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The opening moments of Uncle Vanya take you back—took me back, anyway—not so much to turn-of-the-century Russia as to the days when Arena Stage seemed to do no wrong.

Standing at the center of Ming Cho Lee’s white-canvas stage, amid black metal trees that stretch their sculpted branches skyward, is the most dashing of the company’s once-resident hunks: Tom Hewitt, graying slightly but still every inch the romantic lead as Dr. Astrov. Chatting idly with him is a now-grandmotherly Marcie Hubert, who spent most of the ’60s bringing wit and a faintly acid resonance to Arena’s secondary femmes before taking off for points unknown.

Moments later, a disheveled Charles Janasz stumbles into view, his balding pate an apt tribute to the hair-tearing eccentrics who were his forte in the early ’80s—and who still are. He’s Vanya this time, reeling unsteadily from life’s blows even before he settles onto a porch swing that appears to have been tethered not to the rafters but to the stars.

The rhythms adopted by these three are as assured as ever, perhaps because they’re once again serving the vision of Arena founder Zelda Fichandler, who helped begin the regional theater movement almost half a century ago, specifically with the aim of bringing Chekhov to the hinterlands. Now, after an extended absence, Fichandler has returned to an auditorium she helped design (and that now bears her name), reassembled the leading lights of a repertory company that has since splintered, and produced a deliberate throwback—an anniversary production of Vanya, 100 years to the month after its Russian premiere. Apart from the fresh translation by Carol Rocamora commissioned for the event, the evening’s elements are as tried and true as any in Arena’s bag of tricks.

So at first it’s nearly impossible to escape the feeling that a golden glow ofÉwhat?…nostalgia?…warmth?… rightness?Éis bathing the stage as surely as is Nancy Schertler’s amber lighting. That glow fades after a while, as of course it must, for plays come alive only when they happen in the present tense, and in the present tense this Vanya is only fitfully effective. It gets things right, but never ringingly so, and ends up seeming less than the sum of its acting.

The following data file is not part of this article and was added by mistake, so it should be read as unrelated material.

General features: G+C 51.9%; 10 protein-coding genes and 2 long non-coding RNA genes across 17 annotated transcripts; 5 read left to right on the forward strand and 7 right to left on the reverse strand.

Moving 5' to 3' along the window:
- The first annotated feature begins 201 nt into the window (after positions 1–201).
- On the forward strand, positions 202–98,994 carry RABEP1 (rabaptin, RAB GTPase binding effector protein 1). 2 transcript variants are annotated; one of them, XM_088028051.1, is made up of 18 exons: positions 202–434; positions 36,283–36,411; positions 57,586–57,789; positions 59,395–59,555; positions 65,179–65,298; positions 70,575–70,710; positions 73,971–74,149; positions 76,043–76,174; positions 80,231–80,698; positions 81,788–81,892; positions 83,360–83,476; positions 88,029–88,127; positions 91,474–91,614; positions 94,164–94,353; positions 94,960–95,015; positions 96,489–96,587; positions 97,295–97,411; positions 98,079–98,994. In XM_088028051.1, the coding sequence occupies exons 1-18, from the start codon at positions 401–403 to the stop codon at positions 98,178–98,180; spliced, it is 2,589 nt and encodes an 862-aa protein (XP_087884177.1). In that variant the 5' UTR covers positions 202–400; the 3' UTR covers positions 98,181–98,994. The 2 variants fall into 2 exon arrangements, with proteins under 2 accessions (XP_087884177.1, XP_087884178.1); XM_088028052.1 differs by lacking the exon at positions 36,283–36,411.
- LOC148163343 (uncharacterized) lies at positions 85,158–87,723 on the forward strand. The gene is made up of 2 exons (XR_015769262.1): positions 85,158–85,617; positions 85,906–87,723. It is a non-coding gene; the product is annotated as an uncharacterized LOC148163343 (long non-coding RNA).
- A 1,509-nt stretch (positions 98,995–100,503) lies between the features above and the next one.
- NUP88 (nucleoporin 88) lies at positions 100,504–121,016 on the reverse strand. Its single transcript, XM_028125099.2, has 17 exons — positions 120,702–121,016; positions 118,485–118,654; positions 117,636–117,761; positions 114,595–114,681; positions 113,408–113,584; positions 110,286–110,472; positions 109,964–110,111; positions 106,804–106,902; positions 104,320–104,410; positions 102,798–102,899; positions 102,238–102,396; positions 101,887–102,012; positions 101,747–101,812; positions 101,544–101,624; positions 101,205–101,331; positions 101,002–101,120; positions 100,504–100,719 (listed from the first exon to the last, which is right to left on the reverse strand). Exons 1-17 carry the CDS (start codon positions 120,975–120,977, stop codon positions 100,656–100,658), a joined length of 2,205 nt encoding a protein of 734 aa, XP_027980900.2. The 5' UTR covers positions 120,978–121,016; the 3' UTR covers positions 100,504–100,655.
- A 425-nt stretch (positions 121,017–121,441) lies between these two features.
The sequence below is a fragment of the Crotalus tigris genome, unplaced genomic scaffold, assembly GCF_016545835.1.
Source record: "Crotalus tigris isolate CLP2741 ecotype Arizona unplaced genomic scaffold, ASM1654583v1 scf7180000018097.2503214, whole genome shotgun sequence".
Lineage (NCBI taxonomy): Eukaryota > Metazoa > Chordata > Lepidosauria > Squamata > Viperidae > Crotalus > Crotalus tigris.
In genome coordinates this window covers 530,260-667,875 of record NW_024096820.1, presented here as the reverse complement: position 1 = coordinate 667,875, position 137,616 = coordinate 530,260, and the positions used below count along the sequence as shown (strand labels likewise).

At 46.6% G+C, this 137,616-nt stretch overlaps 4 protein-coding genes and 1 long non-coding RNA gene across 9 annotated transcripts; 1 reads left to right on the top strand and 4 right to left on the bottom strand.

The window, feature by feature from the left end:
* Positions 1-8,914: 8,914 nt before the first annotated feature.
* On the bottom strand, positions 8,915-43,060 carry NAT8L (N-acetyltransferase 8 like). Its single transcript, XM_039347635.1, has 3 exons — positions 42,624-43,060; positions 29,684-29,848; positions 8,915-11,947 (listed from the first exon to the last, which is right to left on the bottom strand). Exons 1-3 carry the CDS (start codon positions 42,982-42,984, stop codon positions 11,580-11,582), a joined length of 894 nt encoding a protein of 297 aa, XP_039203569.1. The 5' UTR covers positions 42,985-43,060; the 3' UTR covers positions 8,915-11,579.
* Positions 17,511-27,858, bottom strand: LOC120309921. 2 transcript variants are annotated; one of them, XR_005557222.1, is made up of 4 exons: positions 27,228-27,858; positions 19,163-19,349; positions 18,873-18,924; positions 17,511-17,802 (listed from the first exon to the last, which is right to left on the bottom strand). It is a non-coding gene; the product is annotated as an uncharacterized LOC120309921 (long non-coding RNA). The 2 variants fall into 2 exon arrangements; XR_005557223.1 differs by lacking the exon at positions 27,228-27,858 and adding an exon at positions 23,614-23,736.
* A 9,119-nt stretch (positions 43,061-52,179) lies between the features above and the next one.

Still, there is that. Hewitt and Janasz are both pretty marvelous, the one virile and vaguely clueless about the effect he has on women, the other perceptive but self-defeating and ineffectual. As the talentless, self-absorbed professor whose carping drives the household to distraction, Henry Strozier is precisely as curt, fussy, and superficial as he should be. Melissa King is merely lovely as his siren of a wife, Yelena, though that counts for a lot in this production. Oddly, the one thing she never seems, even for a moment, is what everyone keeps calling her: idle. Her hands are too often in motion, her expressions too plugged in.

Fichandler keeps all these folks, as well as Angel Desai’s lovesick Sofya, bouncing off one another in fairly straightforward ways. Unlike Nick Olcott’s brisk, funny production at Round House a couple of months ago (which used the translation David Mamet developed for the film Vanya on 42nd Street), Arena’s is not a revelatory interpretation or even one that tells you much that you wouldn’t glean from reading the script.

Where the production proves smartest is in details of casting. Besides bringing back the right company members to populate the play, Fichandler has opposed darks and lights, talls and shorts in compelling ways. Astrov and Yelena seem soulmates at least partly because both are slender and possess the same wintry pallor. Hewitt has the chiseled features and ramrod bearing of a toy soldier, King the willowy figure and lace-trimmed chilliness of a porcelain doll. What chance have a stooped, balding Vanya and a dusky, chunky Sofya in such company? (Intriguingly, the two characters Chekhov describes as unattractive—Sofya, whose plainness dooms her to spinsterhood, and Waffles, whose name derives from a skin condition—are played by the cast’s only non-Caucasian performers, which comes across less as a comment on race than on the provincialism of the characters and of their perceptions of beauty.)

Also effective are Lindsay W. Davis’ elegantly character-defining costumes. A good part of the reason your eye never strays from Yelena any more than Vanya’s and Astrov’s do is that her gowns and robes swirl in such captivating patterns.

In short, if you’ve not seen Vanya before, this one works reasonably well. If you have seen it, though—especially this season at Round House—there’s no real reason to revisit it here. The production simply isn’t about much other than giving the company what will be—if incoming artistic director Molly Smith is serious about concentrating entirely on plays hailing from the Americas—its last Chekhovian workout for a while.CP